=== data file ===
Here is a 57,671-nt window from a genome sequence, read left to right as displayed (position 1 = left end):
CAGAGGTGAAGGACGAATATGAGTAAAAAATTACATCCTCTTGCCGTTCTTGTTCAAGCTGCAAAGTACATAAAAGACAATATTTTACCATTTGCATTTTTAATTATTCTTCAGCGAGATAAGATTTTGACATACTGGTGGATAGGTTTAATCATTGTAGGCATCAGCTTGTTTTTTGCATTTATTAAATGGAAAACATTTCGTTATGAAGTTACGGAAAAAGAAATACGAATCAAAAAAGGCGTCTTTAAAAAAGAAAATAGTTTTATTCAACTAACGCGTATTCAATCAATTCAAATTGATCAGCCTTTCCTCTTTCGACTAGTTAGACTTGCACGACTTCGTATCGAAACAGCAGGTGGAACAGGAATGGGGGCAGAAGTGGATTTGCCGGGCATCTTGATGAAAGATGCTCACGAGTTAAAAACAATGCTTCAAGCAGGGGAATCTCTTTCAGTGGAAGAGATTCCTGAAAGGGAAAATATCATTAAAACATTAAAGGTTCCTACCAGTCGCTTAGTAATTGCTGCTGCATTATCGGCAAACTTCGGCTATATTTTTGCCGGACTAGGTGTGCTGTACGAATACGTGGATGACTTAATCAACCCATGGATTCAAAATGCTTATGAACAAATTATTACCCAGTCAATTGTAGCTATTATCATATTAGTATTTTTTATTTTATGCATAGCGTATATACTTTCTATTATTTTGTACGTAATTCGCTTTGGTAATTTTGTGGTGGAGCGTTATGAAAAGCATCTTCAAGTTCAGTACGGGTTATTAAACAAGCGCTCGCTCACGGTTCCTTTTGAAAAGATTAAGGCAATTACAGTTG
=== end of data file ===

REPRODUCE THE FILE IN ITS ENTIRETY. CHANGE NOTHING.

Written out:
Here is a 57,671-nt window from a genome sequence, read left to right as displayed (position 1 = left end):
CAGAGGTGAAGGACGAATATGAGTAAAAAATTACATCCTCTTGCCGTTCTTGTTCAAGCTGCAAAGTACATAAAAGACAATATTTTACCATTTGCATTTTTAATTATTCTTCAGCGAGATAAGATTTTGACATACTGGTGGATAGGTTTAATCATTGTAGGCATCAGCTTGTTTTTTGCATTTATTAAATGGAAAACATTTCGTTATGAAGTTACGGAAAAAGAAATACGAATCAAAAAAGGCGTCTTTAAAAAAGAAAATAGTTTTATTCAACTAACGCGTATTCAATCAATTCAAATTGATCAGCCTTTCCTCTTTCGACTAGTTAGACTTGCACGACTTCGTATCGAAACAGCAGGTGGAACAGGAATGGGGGCAGAAGTGGATTTGCCGGGCATCTTGATGAAAGATGCTCACGAGTTAAAAACAATGCTTCAAGCAGGGGAATCTCTTTCAGTGGAAGAGATTCCTGAAAGGGAAAATATCATTAAAACATTAAAGGTTCCTACCAGTCGCTTAGTAATTGCTGCTGCATTATCGGCAAACTTCGGCTATATTTTTGCCGGACTAGGTGTGCTGTACGAATACGTGGATGACTTAATCAACCCATGGATTCAAAATGCTTATGAACAAATTATTACCCAGTCAATTGTAGCTATTATCATATTAGTATTTTTTATTTTATGCATAGCGTATATACTTTCTATTATTTTGTACGTAATTCGCTTTGGTAATTTTGTGGTGGAGCGTTATGAAAAGCATCTTCAAGTTCAGTACGGGTTATTAAACAAGCGCTCGCTCACGGTTCCTTTTGAAAAGATTAAGGCAATTACAGTTG